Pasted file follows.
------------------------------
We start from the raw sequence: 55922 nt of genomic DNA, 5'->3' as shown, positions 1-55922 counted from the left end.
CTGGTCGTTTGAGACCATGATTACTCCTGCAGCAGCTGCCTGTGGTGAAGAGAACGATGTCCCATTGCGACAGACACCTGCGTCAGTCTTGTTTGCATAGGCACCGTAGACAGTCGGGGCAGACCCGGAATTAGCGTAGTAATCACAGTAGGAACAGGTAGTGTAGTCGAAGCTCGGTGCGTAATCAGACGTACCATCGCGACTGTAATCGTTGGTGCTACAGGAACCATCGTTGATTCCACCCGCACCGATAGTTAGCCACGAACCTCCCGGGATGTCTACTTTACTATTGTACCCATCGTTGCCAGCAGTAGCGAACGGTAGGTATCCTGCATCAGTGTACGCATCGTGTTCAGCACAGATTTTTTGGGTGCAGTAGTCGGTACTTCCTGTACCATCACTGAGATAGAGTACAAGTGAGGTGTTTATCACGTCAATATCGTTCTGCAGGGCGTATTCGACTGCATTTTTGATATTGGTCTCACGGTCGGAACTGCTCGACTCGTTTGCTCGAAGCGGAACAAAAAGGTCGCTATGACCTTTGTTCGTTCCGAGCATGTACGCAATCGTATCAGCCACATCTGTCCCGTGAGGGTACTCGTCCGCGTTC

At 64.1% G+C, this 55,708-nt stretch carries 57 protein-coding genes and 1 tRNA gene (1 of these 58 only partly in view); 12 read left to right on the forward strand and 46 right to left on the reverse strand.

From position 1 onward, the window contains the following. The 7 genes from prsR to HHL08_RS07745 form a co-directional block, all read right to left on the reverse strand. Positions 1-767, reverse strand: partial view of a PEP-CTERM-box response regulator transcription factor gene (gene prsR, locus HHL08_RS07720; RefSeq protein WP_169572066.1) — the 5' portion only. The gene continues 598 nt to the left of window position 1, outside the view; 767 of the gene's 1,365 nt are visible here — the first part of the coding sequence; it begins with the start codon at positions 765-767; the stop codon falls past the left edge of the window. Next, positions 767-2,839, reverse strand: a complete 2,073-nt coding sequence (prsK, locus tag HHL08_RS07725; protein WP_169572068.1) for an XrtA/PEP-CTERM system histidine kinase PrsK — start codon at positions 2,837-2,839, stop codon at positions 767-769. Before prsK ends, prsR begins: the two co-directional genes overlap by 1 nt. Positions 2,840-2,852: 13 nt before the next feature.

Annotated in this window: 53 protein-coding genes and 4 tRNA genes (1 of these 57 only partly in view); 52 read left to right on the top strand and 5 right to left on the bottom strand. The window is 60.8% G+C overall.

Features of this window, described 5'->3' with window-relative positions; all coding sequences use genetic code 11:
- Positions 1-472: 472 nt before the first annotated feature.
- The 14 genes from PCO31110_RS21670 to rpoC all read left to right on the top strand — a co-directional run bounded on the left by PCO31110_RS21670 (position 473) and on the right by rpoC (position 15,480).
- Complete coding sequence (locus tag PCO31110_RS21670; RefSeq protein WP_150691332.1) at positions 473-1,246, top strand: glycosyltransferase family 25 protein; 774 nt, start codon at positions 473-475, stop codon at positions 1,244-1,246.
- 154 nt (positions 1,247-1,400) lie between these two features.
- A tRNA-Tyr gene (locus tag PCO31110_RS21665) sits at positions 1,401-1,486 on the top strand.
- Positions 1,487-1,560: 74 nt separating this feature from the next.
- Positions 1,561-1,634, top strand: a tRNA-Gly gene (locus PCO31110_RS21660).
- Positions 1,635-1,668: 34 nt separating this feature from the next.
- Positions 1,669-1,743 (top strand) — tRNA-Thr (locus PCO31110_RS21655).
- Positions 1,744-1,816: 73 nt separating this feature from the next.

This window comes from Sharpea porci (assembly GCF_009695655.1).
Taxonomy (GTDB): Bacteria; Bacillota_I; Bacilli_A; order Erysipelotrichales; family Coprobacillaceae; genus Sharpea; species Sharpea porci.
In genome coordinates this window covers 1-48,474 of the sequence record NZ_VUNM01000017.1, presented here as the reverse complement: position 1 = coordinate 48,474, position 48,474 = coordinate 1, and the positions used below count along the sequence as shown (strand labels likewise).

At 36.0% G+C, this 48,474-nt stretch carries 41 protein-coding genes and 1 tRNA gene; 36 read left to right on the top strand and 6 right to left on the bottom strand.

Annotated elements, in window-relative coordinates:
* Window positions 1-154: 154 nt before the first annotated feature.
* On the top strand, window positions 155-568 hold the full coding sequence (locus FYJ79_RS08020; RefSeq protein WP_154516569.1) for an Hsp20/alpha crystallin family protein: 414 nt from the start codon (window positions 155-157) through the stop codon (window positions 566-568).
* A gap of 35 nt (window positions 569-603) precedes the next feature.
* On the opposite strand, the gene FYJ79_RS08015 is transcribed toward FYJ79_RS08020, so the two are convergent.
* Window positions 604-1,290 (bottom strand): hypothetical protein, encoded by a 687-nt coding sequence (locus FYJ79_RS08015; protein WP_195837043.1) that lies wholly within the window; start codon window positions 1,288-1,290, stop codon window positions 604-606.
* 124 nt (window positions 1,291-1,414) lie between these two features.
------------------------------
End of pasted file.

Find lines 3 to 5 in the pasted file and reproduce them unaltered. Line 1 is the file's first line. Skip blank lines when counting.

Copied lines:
At 64.1% G+C, this 55,708-nt stretch carries 57 protein-coding genes and 1 tRNA gene (1 of these 58 only partly in view); 12 read left to right on the forward strand and 46 right to left on the reverse strand.

From position 1 onward, the window contains the following. The 7 genes from prsR to HHL08_RS07745 form a co-directional block, all read right to left on the reverse strand. Positions 1-767, reverse strand: partial view of a PEP-CTERM-box response regulator transcription factor gene (gene prsR, locus HHL08_RS07720; RefSeq protein WP_169572066.1) — the 5' portion only. The gene continues 598 nt to the left of window position 1, outside the view; 767 of the gene's 1,365 nt are visible here — the first part of the coding sequence; it begins with the start codon at positions 765-767; the stop codon falls past the left edge of the window. Next, positions 767-2,839, reverse strand: a complete 2,073-nt coding sequence (prsK, locus tag HHL08_RS07725; protein WP_169572068.1) for an XrtA/PEP-CTERM system histidine kinase PrsK — start codon at positions 2,837-2,839, stop codon at positions 767-769. Before prsK ends, prsR begins: the two co-directional genes overlap by 1 nt. Positions 2,840-2,852: 13 nt before the next feature.

Annotated in this window: 53 protein-coding genes and 4 tRNA genes (1 of these 57 only partly in view); 52 read left to right on the top strand and 5 right to left on the bottom strand. The window is 60.8% G+C overall.